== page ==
By: Nora Volkow
Original Source: www.huffingtonpost.com
The brain is an organ that adapts in both short- and long-term ways to its environment, and prevention science over the past few decades has shown clearly that a person’s early experiences during the first few years of life and even prenatally can have an enormous impact on an individual’s later risk or resilience for drug abuse and related psychiatric conditions. Thus NIDA is proud to announce the latest in our series of evidence-based guides for practitioners and researchers: Principles of Substance Abuse Prevention for Early Childhood
Infancy, toddlerhood, and the first years of school are hardly a time most people associate with drug use. But aspects of family, school, and community environments during this crucial window of human development can set the stage for the social, emotional, behavioral and academic problems that, a decade or more later, may take the form of increased risk-taking and experimentation with substances like alcohol, cigarettes, or illicit drugs. Early environments can even shape the developing brain in ways that make an individual more prone to developing substance use disorders. By the time a child reaches adolescence—the period of increased experimentation and onset of drug use—more effort is needed to shift the brain and behavior in a healthy direction. The new Guide describes the principles derived from research designing, implementing, and testing prevention programs aimed at the first 8 years of life (including prenatally) and the supporting data that have been gathered so far on 17 evidence-based prevention programs.
Central to intervening early is the idea of shifting the balance of risk and protective factors in a way that builds a foundation for optimal social development and resilience. For example, there is now substantial evidence that when parents are able to provide warmth, a supportive and stable home environment, adequate nutrition, and physical and cognitive stimulation during the early years of a child’s life, their child is more likely to develop strong self-regulation abilities. Emotional and behavioral control can then, during the teen years, translate to greater ability to resist risky impulses and unhealthy forms of peer pressure. Interventions that help caregivers provide a healthy, supportive environment show positive outcomes such as delayed initiation of drug use and reduced adolescent drug use. Although the science is too young to have much data beyond adolescent outcomes, positive benefits of early intervention have been shown to extend in a few cases to young adulthood.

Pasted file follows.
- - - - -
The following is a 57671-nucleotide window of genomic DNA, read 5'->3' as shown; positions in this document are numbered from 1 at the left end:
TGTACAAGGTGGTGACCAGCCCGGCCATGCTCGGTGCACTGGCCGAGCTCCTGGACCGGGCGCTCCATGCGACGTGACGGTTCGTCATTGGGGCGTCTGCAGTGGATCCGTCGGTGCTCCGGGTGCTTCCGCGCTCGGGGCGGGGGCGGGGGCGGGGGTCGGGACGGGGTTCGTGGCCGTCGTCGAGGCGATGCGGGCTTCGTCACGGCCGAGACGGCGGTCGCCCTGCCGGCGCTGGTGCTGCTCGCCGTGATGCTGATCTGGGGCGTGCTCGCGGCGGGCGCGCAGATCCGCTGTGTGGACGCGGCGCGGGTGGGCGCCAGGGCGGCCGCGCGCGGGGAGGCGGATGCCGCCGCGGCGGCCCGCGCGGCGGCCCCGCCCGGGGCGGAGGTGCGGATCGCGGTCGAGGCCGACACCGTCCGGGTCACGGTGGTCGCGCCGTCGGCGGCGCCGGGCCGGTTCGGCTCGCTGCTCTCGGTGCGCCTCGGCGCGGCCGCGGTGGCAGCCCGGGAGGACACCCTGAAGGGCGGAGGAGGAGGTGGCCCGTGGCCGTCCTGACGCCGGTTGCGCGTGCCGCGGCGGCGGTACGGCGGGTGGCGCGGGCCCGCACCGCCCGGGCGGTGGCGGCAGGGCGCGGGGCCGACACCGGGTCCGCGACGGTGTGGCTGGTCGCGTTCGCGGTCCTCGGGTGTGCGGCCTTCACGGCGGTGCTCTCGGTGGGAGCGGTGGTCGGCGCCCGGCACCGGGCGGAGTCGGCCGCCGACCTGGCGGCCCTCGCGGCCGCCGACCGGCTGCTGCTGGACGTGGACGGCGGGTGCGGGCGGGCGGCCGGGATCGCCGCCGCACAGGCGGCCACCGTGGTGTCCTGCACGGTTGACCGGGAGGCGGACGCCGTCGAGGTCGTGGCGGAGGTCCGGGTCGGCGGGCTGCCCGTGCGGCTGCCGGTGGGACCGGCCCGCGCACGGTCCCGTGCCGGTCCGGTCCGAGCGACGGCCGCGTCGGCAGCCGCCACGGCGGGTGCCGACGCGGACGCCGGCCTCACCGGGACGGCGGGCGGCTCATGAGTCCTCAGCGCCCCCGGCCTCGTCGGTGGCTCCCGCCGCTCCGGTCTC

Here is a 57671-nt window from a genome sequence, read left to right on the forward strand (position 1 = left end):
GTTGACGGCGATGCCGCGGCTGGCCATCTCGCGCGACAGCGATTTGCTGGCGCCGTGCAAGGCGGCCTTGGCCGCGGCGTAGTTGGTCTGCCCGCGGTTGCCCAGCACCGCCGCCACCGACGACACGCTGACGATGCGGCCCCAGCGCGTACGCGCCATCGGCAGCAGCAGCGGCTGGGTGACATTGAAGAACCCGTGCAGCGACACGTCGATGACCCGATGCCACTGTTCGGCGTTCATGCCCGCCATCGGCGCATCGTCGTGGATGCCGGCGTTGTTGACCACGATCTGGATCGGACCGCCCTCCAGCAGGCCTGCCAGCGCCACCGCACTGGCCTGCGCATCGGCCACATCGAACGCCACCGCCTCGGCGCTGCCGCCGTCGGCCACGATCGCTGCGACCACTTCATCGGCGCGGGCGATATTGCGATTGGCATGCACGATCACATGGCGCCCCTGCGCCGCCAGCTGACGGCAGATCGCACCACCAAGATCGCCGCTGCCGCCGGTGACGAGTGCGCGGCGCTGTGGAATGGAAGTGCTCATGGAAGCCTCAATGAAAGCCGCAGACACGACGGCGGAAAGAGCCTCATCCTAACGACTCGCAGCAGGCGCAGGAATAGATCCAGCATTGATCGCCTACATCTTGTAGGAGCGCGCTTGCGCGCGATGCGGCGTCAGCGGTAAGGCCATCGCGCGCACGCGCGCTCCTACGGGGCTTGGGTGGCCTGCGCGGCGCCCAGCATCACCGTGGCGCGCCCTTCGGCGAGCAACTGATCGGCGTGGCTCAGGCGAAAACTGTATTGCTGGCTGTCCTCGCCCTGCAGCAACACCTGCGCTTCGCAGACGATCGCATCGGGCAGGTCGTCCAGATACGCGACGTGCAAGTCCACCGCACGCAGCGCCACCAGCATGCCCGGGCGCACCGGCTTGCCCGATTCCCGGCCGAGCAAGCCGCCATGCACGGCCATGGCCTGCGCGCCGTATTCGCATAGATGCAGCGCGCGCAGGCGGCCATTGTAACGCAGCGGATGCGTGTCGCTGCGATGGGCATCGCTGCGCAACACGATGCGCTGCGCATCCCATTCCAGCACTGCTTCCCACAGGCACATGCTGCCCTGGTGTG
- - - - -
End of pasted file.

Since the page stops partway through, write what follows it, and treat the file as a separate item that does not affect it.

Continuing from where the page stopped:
Research has also revealed that many early risk factors for substance abuse are also, simultaneously, risk factors for other behavioral and emotional problems. Acting aggressively and disruptively in preschool, for example, relates to increased risk for conduct disorders, substance use, delinquency, and risky sexual behaviors during adolescence. Thus interventions designed to reduce early risk factors show benefits in a wide range of areas—including improved personal and social functioning, better performance in school, and less involvement with the juvenile justice system or mental health services.
Like all investments, prevention costs money, but interventions more than pay for themselves in reduced costs later on. Where benefit-cost data for specific interventions are available, they can range from modestly good investments (a few dollars for every dollar invested) to overwhelmingly good investments ($26 for every dollar, in the case of one classroom-centered intervention component, the “Good Behavior Game”). Thus a well-designed, well-implemented early childhood intervention can dramatically benefit the community and society as well as improve children’s and families’ quality of life.
This new Guide reflects important new thinking about the roots of substance use and the ways to more effectively avert it. Intervening in the first years of a person’s life can be an effective lever to set kids on a positive course and hopefully reduce the terrible toll associated with drug use and addiction.
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